Stock Futures Down for Thursday; Unemployment Benefit Rises
Stock futures fell Thursday after new reports showed claims for unemployment benefits rose unexpectedly last week and inflation jumped more than forecast in January.
Both reports raise concerns that the economy might struggle to recover throughout the year and could put a recent market rally on pause.
Major indexes rose the past two days as investors turned their attention to domestic earnings and economic reports that showed the economy is improving. The Dow Jones industrial average has risen more than 200 points so far in this holiday-shortened trading week.
The Labor Department said the number or workers seeking unemployment benefits for the first time rose by 31,000 to a seasonally adjusted 473,000 last week. Economists polled by Thomson Reuters, on average, forecast claims would fall to 430,000.
The report provides a sobering reminder that unemployment remains high and a major obstacle to a sustained recovery.
At the same time, the Labor Department said inflation at the wholesale level rose more than expected in January, which could force the Federal Reserve to raise interest rates sooner than had been expected.
Wholesale prices rose 1.4 percent last month, double what economists had forecast. Rising energy prices helped push prices sharply higher.
The Producer Price Index rose 0.3 percent even excluding volatile energy and food prices. Economists forecast the “core” rate would rise just 0.1 percent last month.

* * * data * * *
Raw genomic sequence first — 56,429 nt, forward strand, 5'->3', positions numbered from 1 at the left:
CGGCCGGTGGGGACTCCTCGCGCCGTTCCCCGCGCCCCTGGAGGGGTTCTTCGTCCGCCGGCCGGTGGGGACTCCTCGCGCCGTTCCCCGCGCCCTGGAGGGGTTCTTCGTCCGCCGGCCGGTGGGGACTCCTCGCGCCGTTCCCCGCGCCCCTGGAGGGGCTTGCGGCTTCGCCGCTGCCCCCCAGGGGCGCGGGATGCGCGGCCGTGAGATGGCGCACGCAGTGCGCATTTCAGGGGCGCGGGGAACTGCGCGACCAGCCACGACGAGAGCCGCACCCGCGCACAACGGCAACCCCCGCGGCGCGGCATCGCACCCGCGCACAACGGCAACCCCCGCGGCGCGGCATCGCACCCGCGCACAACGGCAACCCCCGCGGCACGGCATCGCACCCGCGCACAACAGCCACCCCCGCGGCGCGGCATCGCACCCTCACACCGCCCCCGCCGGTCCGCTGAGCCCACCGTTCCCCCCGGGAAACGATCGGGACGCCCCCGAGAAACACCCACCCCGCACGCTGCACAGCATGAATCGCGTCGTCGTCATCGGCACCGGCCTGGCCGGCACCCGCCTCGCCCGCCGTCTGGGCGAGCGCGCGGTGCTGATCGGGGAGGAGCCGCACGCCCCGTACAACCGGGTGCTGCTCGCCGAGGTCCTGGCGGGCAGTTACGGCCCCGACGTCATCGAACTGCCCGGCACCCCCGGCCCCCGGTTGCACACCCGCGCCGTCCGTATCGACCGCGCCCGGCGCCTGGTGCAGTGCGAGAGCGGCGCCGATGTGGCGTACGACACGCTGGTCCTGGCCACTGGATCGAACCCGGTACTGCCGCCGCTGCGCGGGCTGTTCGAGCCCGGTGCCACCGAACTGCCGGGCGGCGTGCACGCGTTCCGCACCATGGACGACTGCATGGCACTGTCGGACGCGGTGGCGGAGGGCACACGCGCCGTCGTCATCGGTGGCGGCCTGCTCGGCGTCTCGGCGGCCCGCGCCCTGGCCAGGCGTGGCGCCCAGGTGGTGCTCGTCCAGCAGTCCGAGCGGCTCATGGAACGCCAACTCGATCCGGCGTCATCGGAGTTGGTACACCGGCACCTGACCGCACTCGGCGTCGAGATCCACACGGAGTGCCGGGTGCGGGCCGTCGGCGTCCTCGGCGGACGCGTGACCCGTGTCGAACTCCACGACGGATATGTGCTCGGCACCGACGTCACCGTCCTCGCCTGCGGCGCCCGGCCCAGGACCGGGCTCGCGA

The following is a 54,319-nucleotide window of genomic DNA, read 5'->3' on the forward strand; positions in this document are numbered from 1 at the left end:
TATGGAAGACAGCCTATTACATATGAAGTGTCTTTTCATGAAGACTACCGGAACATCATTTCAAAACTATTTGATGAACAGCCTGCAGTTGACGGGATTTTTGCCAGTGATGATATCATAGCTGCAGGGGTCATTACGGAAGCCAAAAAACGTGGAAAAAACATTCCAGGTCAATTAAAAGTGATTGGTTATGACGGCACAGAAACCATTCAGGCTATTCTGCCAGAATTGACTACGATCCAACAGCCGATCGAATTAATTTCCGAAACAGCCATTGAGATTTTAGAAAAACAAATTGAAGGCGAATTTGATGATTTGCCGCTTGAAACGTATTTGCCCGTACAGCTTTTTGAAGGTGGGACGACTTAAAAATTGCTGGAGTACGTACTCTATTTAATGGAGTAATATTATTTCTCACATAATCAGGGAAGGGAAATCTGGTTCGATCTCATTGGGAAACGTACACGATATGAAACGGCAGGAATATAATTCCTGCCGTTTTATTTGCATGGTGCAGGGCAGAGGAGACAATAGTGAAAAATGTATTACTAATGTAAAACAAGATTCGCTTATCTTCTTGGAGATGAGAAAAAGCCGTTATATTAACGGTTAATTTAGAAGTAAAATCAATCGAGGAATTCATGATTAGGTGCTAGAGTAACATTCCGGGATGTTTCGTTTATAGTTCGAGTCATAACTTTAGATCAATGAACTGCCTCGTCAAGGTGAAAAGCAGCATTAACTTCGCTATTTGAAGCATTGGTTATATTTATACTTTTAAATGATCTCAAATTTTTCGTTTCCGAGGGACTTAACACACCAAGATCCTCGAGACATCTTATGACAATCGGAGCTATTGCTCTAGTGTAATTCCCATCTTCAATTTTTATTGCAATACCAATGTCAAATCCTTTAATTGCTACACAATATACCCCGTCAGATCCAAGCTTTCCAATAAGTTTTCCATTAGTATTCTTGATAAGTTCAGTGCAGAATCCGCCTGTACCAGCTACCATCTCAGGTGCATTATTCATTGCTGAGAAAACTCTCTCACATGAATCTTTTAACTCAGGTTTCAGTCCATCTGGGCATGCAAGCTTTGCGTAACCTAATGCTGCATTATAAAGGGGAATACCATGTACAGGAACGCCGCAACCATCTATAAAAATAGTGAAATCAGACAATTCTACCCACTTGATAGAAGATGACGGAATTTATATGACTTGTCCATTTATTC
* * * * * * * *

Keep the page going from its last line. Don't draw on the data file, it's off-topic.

A jump in inflation would put the Fed in a precarious position of having to raise interest rates to fight the rising prices. It has kept rates at historic lows to try and help boost the economy. Analysts are concerned that if the Fed raises rates too early it could derail any potential for a strong, sustainable recovery, which would then make it tougher for the jobs market to rebound.
Ahead of the opening bell, Dow Jones industrial average futures fell 45, or 0.4 percent, to 10,251. Standard & Poor’s 500 index futures dropped 5.70, or 0.5 percent, to 1,093.90, while Nasdaq 100 index futures fell 4.75, or 0.3 percent, to 1,807.00.
Meanwhile, earnings also remain a focus of investors. Wal-Mart Stores Inc. reported a fourth-quarter profit that topped analysts’ expectations. However, a key measure of sales showed its third consecutive quarterly decline. The retail giant’s shares dipped 82 cents to $53.24 in pre-opening trading.
Hewlett-Packard Co. reported a better-than-expected fiscal first quarter after the market closed Wednesday. The computer and technology company, which like Wal-Mart is a component of the Dow, also forecast full-year revenue and profit that exceeds analysts’ expectations. Its shares rose 15 cents to $50.27.
Stocks rose Wednesday after Deere & Co. and Whole Foods Market Inc. both reported strong profit, and the government said construction of new homes and industrial production rose more than anticipated in January.
This week’s rally comes on the strength of domestic growth, after weeks of concerns about potential overseas troubles derailing a global economic recovery. Investors have been worried debt problems in Greece and other European countries could spread and stymie a rebound. China’s move to tighten lending standards and slow its growth to avoid speculative bubbles has worried investors.
Meanwhile, bond prices rose Thursday after the unemployment report. The yield on the benchmark 10-year Treasury note, which moves opposite its price, fell to 3.71 percent from 3.74 percent compared late Wednesday.
The dollar mostly rose against other major currencies. Gold and oil prices fell.
Overseas, Japan’s Nikkei stock average rose 0.3 percent. Britain’s FTSE 100 rose 0.3 percent, Germany’s DAX index gained 0.1 percent, and France’s CAC-40 fell 0.1 percent.